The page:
But a “national unity” founded on fear of the consequences of defeat, and backed with the terror of the S.S. and the Gestapo, cannot be maintained indefinitely in the face of the mounting catastrophes suffered by the Nazi regime. The disintegration of the Nazi Reich proceeds apace. Germany is now almost the last of the Nazi-occupied countries. The tens and thousands of arrests of anyone who could be remotely suspected of opposition, and dangerous thoughts towards the regime, are an indication of this. More and more, as the masses become bitter and resentful, the Nazis are like conquerors in a foreign land. The newspapers report of Hamburg—Red Hamburg—that large numbers of the S.S. men have been found either knifed, or with their heads battered in—but with their weapons stolen. It is reported that S.S. and Gestapo men dare not move about in the large industrial cities of Germany at night singly—but go in pairs and groups—so many have been found dead, their firearms missing. Instructive episodes! They mirror the intensity of the hatred towards the regime which surely must be the greatest in history and—the thirst for revenge on the part of the German masses.

All the conditions for revolutionary upheaval are now present. It but requires some accident which will set the workers of one large industrial city in Germany into open collision with the Nazis, and all Germany will be plunged into the Revolution. It is similar to the situation in Italy before the fall of Mussolini, except that in Germany the masses are fearful of the Allies [sic] if they gain the opportunity of marching [sic] German Revolution must burst forth in a far more gigantic explosion than in the Italian peninsula.

Splits in the German ruling class

The knowledge of the inevitability of defeat, and the pressure of the masses from below, has already led the German bourgeoisie to attempt to rid themselves of the mascot Hitler, now transformed into a millstone around their necks. This in itself, is a symptom of the revolutionary crisis in Germany. As always, in history, the coming of the revolution is marked by irreparable fissures and antagonisms opening out within the ranks of the ruling class itself.

Under an open dictatorship, this always manifests itself in plots and conspiracies. The Generals’ revolt, and the reports which indicate an Allied, or even entirely separate conspiracy on the part of certain groupings of industrialists, were manifestations of this process in Germany. But neither the Generals nor the industrialists were completely united on the need or the time to rid themselves of the Nazis. The same cause which propelled a desperate section forward momentarily paralysed and terrified other sections. Their attention was riveted on events in Italy where the removal of Mussolini provoked, instead of forestalling, the revolutionary storm. The freshness of these events and the under-current of social antagonisms now rising openly to the surface, convinced them that the removal of Hitler if anything would provoke even worse consequences for their class.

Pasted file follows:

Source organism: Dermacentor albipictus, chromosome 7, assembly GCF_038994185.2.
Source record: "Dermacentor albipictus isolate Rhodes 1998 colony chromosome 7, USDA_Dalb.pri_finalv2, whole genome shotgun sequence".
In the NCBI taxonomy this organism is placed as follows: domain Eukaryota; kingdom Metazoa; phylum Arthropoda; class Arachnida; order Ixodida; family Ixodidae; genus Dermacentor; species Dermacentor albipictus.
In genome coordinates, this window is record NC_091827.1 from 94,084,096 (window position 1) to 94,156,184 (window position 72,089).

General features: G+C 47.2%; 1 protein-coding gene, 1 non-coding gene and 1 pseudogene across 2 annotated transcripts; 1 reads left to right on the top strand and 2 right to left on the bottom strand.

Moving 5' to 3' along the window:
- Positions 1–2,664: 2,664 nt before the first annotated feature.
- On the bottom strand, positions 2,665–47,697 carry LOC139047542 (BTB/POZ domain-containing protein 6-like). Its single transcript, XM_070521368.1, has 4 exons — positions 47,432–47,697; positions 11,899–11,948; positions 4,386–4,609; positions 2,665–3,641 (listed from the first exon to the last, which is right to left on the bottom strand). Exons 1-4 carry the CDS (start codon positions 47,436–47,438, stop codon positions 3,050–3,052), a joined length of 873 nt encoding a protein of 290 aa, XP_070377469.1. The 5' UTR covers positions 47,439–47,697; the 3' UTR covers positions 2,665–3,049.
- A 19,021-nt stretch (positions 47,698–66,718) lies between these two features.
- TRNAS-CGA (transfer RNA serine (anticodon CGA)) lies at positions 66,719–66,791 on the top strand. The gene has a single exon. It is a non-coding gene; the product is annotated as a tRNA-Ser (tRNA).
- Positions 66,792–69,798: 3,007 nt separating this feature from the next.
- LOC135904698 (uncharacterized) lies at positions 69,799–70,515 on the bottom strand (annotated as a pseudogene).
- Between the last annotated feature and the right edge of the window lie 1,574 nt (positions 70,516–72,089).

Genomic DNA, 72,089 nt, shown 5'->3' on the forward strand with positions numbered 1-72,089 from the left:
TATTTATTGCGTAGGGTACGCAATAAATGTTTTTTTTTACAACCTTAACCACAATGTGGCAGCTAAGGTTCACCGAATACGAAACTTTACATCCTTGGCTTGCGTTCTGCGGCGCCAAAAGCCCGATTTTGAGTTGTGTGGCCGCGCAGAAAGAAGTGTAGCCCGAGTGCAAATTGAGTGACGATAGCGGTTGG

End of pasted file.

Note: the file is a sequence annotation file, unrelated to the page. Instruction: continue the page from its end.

Moreover, Hitler and his group of human scum, thugs and adventurers, had no intention of retiring from the scene to suit their paymasters, who no longer had any use for them. They did not intend to be cast aside, like the bourgeoisie toss away their worn-out mistresses. They too had observed the events in Italy and attempted to profit by the lesson. This hooligan gang had nothing to gain and would lose all by such a change—including also their lives. They had no particular regard for “Germany”, whether bourgeois or any other Germany, except from the point of view of milking her. These gangsters have sown such a harvest of hatred and scorn that there is no way out for them—they act with the desperation of cornered rats. And the German bourgeoisie which only yesterday had luscious visions of exploiting all Europe, finds itself incapable of asserting immediate control on Germany—the forces they have raised from the depths of society have expropriated them politically, and attempt to act as an independent force threatening even the members of the bourgeoisie itself.

Thus it is revealed that in the dialectics of class rule the pattern is not at all simple, but extremely complex.

Allied plans after Hitler’s fall

However, measures of terror cannot save Hitler. Even if by some miracle the Nazis could stave off military defeat for a time (and this is not entirely excluded by the relationship of forces), the inevitable collapse of the regime from internal explosions is drawing near. The desperation of the regime is but a reflection of the desperation of the masses. Firing squads, arrests, terror, concentration camps are all useless for a regime which has completely outlived itself. There is not a live thread in the whole structure left. Even the S.S. and the Gestapo have no faith in the future, and large numbers are seeking for a way to save themselves. In addition to which the war has compelled the breaking down of the S.S., which is no longer a carefully selected instrument of suppression, but has been diluted with large numbers of fresh elements and even foreign mercenaries with an entirely different training and outlook to the old members. Even these latter cannot remain unaffected by the prevailing mood among the bulk of the population in Germany. Hitlerism is in its death agony. The piling up of contradictions has reached such a degree of intensity that it .has gone far beyond the limits which any society can bear.